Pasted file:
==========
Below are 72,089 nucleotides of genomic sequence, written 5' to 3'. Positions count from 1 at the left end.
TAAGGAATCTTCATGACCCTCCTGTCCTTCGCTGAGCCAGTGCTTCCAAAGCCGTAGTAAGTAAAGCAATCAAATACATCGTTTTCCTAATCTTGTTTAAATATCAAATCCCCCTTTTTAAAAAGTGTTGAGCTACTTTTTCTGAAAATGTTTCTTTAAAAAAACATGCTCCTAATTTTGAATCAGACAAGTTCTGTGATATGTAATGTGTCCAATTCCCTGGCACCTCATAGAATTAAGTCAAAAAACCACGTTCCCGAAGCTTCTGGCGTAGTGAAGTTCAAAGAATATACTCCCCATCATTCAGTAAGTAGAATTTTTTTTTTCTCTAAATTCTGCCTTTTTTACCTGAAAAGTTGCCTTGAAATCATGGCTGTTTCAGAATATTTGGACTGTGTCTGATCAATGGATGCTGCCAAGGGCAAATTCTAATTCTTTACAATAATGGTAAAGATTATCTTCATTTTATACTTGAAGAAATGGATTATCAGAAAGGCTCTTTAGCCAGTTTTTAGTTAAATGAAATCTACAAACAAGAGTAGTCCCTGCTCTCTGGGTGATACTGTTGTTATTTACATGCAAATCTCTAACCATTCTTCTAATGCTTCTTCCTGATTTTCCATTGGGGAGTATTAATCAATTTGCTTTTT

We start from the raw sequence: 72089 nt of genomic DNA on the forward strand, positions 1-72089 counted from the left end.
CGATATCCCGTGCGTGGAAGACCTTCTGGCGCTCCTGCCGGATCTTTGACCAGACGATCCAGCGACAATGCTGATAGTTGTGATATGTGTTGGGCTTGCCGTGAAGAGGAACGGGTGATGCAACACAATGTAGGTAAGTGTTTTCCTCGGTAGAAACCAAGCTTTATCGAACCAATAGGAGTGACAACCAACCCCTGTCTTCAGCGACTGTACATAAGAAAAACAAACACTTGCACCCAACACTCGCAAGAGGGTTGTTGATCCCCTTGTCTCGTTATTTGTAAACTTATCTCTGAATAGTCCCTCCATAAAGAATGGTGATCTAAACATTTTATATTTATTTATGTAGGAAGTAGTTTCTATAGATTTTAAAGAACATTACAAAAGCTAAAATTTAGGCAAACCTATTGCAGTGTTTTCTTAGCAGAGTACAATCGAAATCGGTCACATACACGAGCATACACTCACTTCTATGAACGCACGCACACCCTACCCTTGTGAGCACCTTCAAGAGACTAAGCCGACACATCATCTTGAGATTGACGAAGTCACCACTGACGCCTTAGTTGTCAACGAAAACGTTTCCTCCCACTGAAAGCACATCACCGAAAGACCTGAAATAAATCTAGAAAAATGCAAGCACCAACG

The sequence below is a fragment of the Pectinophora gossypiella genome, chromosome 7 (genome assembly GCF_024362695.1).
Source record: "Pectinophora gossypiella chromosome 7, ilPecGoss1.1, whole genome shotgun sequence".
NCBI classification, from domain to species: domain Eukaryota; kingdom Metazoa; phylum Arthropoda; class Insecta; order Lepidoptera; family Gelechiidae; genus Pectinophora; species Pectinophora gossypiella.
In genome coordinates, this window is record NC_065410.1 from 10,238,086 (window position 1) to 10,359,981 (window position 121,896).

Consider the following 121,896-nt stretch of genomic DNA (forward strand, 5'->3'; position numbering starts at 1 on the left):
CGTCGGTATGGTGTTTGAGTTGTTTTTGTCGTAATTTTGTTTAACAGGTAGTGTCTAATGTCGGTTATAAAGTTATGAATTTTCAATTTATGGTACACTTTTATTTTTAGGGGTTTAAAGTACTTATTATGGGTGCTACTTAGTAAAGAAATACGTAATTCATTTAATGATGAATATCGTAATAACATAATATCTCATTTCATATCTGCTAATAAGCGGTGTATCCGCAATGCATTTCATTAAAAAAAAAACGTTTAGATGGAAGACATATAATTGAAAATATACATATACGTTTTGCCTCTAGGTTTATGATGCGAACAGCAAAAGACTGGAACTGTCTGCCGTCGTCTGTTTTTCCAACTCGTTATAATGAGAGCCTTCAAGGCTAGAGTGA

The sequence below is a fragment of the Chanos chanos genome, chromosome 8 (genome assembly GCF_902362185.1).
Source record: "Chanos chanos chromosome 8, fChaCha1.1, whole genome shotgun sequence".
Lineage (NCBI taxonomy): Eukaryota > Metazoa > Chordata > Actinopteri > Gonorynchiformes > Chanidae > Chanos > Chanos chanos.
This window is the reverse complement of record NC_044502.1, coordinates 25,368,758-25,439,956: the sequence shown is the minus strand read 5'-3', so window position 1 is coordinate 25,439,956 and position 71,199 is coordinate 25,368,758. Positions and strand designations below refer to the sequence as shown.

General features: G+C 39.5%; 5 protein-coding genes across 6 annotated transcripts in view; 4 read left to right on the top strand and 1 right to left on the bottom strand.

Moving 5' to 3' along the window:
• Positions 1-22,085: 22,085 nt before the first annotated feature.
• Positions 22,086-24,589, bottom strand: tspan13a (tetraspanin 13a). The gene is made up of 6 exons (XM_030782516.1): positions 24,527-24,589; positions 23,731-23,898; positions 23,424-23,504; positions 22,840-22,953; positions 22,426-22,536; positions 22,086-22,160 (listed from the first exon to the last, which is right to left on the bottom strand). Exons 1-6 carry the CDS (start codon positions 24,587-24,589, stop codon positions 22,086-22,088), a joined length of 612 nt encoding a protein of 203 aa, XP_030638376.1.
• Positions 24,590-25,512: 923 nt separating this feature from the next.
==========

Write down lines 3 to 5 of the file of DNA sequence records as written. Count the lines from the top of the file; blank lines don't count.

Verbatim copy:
We start from the raw sequence: 72089 nt of genomic DNA on the forward strand, positions 1-72089 counted from the left end.
CGATATCCCGTGCGTGGAAGACCTTCTGGCGCTCCTGCCGGATCTTTGACCAGACGATCCAGCGACAATGCTGATAGTTGTGATATGTGTTGGGCTTGCCGTGAAGAGGAACGGGTGATGCAACACAATGTAGGTAAGTGTTTTCCTCGGTAGAAACCAAGCTTTATCGAACCAATAGGAGTGACAACCAACCCCTGTCTTCAGCGACTGTACATAAGAAAAACAAACACTTGCACCCAACACTCGCAAGAGGGTTGTTGATCCCCTTGTCTCGTTATTTGTAAACTTATCTCTGAATAGTCCCTCCATAAAGAATGGTGATCTAAACATTTTATATTTATTTATGTAGGAAGTAGTTTCTATAGATTTTAAAGAACATTACAAAAGCTAAAATTTAGGCAAACCTATTGCAGTGTTTTCTTAGCAGAGTACAATCGAAATCGGTCACATACACGAGCATACACTCACTTCTATGAACGCACGCACACCCTACCCTTGTGAGCACCTTCAAGAGACTAAGCCGACACATCATCTTGAGATTGACGAAGTCACCACTGACGCCTTAGTTGTCAACGAAAACGTTTCCTCCCACTGAAAGCACATCACCGAAAGACCTGAAATAAATCTAGAAAAATGCAAGCACCAACG

The sequence below is a fragment of the Pectinophora gossypiella genome, chromosome 7 (genome assembly GCF_024362695.1).